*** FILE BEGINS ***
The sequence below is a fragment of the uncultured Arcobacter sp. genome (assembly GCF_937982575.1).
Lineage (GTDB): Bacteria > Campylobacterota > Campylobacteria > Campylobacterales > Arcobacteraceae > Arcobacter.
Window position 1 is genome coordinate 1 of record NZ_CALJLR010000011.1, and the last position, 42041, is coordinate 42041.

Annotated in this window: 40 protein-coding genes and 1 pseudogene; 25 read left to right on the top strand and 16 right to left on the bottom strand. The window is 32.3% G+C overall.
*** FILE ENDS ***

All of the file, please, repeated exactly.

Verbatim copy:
The sequence below is a fragment of the uncultured Arcobacter sp. genome (assembly GCF_937982575.1).
Lineage (GTDB): Bacteria > Campylobacterota > Campylobacteria > Campylobacterales > Arcobacteraceae > Arcobacter.
Window position 1 is genome coordinate 1 of record NZ_CALJLR010000011.1, and the last position, 42041, is coordinate 42041.

Annotated in this window: 40 protein-coding genes and 1 pseudogene; 25 read left to right on the top strand and 16 right to left on the bottom strand. The window is 32.3% G+C overall.